Montreal police have confirmed the remains sent by mail to two Vancouver schools came from Montreal, but said today they'll have to wait for DNA testing before they can determine if the hand and foot belong to slain Montreal student Jun Lin.
Cmdr. Ian Lafrenière told a news conference in Montreal on Wednesday morning it's still unclear what, if any links exist between Lin's alleged killer, Luka Rocco Magnotta, and the elementary schools that received the packages Tuesday afternoon.
However, he said investigators have good reason to believe the remains are from the same victim.
"We're talking about the same body parts that we were looking for, which is the right hand and the right foot," he said, adding the packages were shipped from Montreal, but he couldn't confirm from which postal outlet.
"Right now, we have all the reasons to believe this, but we have no confirmation whatsoever."
The remains will be sent to Montreal on Wednesday for further forensic examination.
Some of Lin's remains were discovered inside a suitcase outside a Montreal apartment on May 29, the same day body parts addressed to the offices of the Conservative and Liberal parties in Ottawa were discovered.
Magnotta, 29, was arrested in Berlin earlier this week and is awaiting extradition back to Canada.
Montreal police confirmed Tuesday that some body parts are still missing from Lin's remains, but authorities did not believe they were in the postal system.
Vancouver police turned over the investigation to Montreal's homicide unit late Tuesday after noticing the packing and addresses on the boxes were similar to ones found in Ottawa last week.
Lafrenière said there were notes included in all four recovered packages.
"What was written on the notes, we kept that for ourselves," he said, explaining investigators' concerns about possible copycats.
Vancouver schools reopen
Meanwhile, students were back in classes on Wednesday morning at the two schools on the west side of Vancouver that received the packages.
One package containing a human hand was opened by a staff member at False Creek Elementary School just after 1 p.m. PT on Tuesday. A second package containing a human foot was found by staff members at St. George's School, a private boys school, later in the afternoon.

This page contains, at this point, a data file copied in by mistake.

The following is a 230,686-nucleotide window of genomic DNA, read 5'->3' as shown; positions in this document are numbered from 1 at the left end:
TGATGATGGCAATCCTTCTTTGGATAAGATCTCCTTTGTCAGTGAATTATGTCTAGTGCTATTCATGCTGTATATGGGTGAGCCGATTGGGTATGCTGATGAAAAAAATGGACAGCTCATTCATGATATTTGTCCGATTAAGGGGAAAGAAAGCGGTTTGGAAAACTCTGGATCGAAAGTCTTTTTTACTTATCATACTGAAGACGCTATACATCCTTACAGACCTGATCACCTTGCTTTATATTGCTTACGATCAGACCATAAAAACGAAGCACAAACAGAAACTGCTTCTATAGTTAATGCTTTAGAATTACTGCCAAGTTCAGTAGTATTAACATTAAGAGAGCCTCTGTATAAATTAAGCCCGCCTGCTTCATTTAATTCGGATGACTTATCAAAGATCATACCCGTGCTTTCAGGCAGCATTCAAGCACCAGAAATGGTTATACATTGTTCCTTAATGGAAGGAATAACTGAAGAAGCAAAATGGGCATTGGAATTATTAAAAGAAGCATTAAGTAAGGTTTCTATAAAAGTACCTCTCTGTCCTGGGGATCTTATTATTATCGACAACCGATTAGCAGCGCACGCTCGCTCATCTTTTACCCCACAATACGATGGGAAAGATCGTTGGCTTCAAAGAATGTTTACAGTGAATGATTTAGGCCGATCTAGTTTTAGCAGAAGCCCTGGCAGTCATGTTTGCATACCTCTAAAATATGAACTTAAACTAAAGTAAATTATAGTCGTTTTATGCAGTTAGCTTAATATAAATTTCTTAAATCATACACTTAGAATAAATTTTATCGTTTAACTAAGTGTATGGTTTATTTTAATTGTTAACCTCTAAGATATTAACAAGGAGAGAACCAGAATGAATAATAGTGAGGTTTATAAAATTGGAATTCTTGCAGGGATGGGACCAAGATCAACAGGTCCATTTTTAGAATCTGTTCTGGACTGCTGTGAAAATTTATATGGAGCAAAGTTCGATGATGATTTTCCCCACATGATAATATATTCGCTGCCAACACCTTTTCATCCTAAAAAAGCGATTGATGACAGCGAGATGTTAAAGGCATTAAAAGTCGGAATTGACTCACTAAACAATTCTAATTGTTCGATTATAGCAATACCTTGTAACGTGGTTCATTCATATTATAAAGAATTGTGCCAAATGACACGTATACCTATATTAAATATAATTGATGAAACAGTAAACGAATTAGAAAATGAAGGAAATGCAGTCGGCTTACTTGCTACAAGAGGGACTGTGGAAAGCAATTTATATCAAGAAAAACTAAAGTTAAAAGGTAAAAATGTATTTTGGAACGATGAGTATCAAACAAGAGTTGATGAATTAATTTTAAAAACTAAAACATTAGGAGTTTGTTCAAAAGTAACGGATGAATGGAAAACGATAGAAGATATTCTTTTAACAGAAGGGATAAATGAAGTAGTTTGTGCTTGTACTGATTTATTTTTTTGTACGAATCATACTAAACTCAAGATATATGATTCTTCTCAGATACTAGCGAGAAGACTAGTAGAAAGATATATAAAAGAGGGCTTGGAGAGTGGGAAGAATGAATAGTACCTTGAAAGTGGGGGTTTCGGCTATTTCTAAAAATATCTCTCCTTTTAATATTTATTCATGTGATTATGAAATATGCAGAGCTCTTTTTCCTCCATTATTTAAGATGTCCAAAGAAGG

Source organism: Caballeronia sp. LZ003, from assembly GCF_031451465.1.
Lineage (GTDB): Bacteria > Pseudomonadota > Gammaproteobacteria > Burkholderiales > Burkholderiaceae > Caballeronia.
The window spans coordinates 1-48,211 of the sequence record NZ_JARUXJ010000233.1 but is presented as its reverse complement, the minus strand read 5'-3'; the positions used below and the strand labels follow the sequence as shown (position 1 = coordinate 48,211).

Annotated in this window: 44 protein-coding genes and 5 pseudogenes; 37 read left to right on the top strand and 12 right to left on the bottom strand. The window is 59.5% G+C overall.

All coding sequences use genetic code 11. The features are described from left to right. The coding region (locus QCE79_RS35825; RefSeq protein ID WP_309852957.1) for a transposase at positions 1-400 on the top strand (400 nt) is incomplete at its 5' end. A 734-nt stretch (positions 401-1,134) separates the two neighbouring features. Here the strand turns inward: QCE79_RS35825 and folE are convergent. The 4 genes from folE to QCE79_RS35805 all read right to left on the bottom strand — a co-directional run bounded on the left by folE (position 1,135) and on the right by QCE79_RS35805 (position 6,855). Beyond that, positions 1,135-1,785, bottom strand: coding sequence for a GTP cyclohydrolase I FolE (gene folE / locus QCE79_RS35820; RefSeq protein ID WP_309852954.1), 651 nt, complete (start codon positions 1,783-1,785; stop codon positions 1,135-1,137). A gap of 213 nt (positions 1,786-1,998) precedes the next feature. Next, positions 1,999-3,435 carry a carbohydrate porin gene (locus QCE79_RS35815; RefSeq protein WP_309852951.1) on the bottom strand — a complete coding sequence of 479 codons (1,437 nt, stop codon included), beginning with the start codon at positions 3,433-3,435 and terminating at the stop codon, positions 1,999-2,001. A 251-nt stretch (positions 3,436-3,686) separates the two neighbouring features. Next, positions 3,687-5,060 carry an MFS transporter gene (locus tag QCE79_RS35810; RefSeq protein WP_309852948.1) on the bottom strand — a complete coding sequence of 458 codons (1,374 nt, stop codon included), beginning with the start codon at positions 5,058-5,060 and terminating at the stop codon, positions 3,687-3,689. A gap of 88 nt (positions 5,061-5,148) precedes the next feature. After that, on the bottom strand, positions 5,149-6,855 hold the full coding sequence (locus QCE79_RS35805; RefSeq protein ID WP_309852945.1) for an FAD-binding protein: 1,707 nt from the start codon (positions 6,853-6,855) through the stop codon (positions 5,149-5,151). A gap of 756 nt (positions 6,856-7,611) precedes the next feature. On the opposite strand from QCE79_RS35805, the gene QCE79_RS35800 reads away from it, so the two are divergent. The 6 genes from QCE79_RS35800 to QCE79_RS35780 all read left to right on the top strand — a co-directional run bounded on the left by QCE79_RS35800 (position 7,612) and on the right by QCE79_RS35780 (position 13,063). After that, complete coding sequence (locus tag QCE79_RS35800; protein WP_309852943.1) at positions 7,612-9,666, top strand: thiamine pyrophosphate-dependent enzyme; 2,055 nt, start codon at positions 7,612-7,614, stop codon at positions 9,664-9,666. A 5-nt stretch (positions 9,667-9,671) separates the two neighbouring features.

Vancouver School Board spokesman Kurt Heinrich said the district will have counsellors at False Creek Elementary School.
"It is an unbelievable situation in some ways, but we try to normalize the situation as much as possible."
Principal Bruce Murton said there are also plans to have more staff supervising students at lunch.
"We also have our support team from our school board down here helping us out as well, and we also have victim services available and the VPD has been great and we are in contact with them regularly regarding any issues of safety and security."
Morton said about 30 parents did stop by to discuss the incident, but the aim is to have a regular school day for the students and staff.
Parent Dave Brown says he told his daughter the truth about a package containing a hand that arrived at the school on Tuesday afternoon.
Brown says his 10-year-old daughter was frightened before she quickly came to accept what he told her — that some sick people do crazy things.
But parent Eva Perjes said she doesn't want her two kids — in Grades 2 and 3 — knowing anything about human remains showing up at the school and doesn't want them finding out about the incident from older kids.
As she spoke, about a dozen students huddled around a girl in the school yard as she showed them the front page of a newspaper with a story about a hand being sent to their school and a foot being mailed to a nearby private school.
Across the city, parents dropping off their children at the private St. George's Junior School were reluctant to speak to reporters about the incident, but a statement posted on the school website said the staff were working closely with police and counsellors to handle the incident.
Vancouver police Deputy Chief Warren Lemcke told reporters Tuesday afternoon it was not apparent why the packages were sent to the schools, but there was no indication students or staff at either school were specifically targeted.